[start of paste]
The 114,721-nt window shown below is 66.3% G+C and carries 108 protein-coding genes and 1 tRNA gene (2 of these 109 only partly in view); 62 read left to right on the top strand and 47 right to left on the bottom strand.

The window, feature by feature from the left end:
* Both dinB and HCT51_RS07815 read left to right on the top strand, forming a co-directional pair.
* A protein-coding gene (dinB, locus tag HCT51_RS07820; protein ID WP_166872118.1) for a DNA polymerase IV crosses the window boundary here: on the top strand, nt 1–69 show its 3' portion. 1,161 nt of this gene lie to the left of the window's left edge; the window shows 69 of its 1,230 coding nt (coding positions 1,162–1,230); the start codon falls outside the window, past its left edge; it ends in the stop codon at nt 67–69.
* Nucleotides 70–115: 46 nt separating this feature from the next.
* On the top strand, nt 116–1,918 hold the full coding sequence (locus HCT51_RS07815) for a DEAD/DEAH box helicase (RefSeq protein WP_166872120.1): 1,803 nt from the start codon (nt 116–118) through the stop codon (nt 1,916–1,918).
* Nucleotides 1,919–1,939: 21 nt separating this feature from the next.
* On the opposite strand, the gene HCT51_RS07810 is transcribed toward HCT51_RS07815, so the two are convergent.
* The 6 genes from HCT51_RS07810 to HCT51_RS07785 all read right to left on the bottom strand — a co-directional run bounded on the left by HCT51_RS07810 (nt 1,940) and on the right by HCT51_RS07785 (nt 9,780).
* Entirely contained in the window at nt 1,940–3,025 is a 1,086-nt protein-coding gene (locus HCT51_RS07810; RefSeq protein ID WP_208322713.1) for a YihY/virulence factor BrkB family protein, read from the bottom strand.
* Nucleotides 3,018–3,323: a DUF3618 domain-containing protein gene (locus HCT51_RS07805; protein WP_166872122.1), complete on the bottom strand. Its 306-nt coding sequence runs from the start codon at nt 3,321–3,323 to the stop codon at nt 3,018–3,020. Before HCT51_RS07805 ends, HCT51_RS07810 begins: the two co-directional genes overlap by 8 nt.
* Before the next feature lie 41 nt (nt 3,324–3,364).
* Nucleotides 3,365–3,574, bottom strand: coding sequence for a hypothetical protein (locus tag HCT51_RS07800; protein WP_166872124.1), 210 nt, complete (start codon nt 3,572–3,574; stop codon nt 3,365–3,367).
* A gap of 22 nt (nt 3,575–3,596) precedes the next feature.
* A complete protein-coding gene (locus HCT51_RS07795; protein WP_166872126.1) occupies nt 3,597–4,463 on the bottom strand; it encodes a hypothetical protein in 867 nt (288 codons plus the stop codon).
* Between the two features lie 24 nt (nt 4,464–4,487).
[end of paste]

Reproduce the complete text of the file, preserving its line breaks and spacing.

The 114,721-nt window shown below is 66.3% G+C and carries 108 protein-coding genes and 1 tRNA gene (2 of these 109 only partly in view); 62 read left to right on the top strand and 47 right to left on the bottom strand.

The window, feature by feature from the left end:
* Both dinB and HCT51_RS07815 read left to right on the top strand, forming a co-directional pair.
* A protein-coding gene (dinB, locus tag HCT51_RS07820; protein ID WP_166872118.1) for a DNA polymerase IV crosses the window boundary here: on the top strand, nt 1–69 show its 3' portion. 1,161 nt of this gene lie to the left of the window's left edge; the window shows 69 of its 1,230 coding nt (coding positions 1,162–1,230); the start codon falls outside the window, past its left edge; it ends in the stop codon at nt 67–69.
* Nucleotides 70–115: 46 nt separating this feature from the next.
* On the top strand, nt 116–1,918 hold the full coding sequence (locus HCT51_RS07815) for a DEAD/DEAH box helicase (RefSeq protein WP_166872120.1): 1,803 nt from the start codon (nt 116–118) through the stop codon (nt 1,916–1,918).
* Nucleotides 1,919–1,939: 21 nt separating this feature from the next.
* On the opposite strand, the gene HCT51_RS07810 is transcribed toward HCT51_RS07815, so the two are convergent.
* The 6 genes from HCT51_RS07810 to HCT51_RS07785 all read right to left on the bottom strand — a co-directional run bounded on the left by HCT51_RS07810 (nt 1,940) and on the right by HCT51_RS07785 (nt 9,780).
* Entirely contained in the window at nt 1,940–3,025 is a 1,086-nt protein-coding gene (locus HCT51_RS07810; RefSeq protein ID WP_208322713.1) for a YihY/virulence factor BrkB family protein, read from the bottom strand.
* Nucleotides 3,018–3,323: a DUF3618 domain-containing protein gene (locus HCT51_RS07805; protein WP_166872122.1), complete on the bottom strand. Its 306-nt coding sequence runs from the start codon at nt 3,321–3,323 to the stop codon at nt 3,018–3,020. Before HCT51_RS07805 ends, HCT51_RS07810 begins: the two co-directional genes overlap by 8 nt.
* Before the next feature lie 41 nt (nt 3,324–3,364).
* Nucleotides 3,365–3,574, bottom strand: coding sequence for a hypothetical protein (locus tag HCT51_RS07800; protein WP_166872124.1), 210 nt, complete (start codon nt 3,572–3,574; stop codon nt 3,365–3,367).
* A gap of 22 nt (nt 3,575–3,596) precedes the next feature.
* A complete protein-coding gene (locus HCT51_RS07795; protein WP_166872126.1) occupies nt 3,597–4,463 on the bottom strand; it encodes a hypothetical protein in 867 nt (288 codons plus the stop codon).
* Between the two features lie 24 nt (nt 4,464–4,487).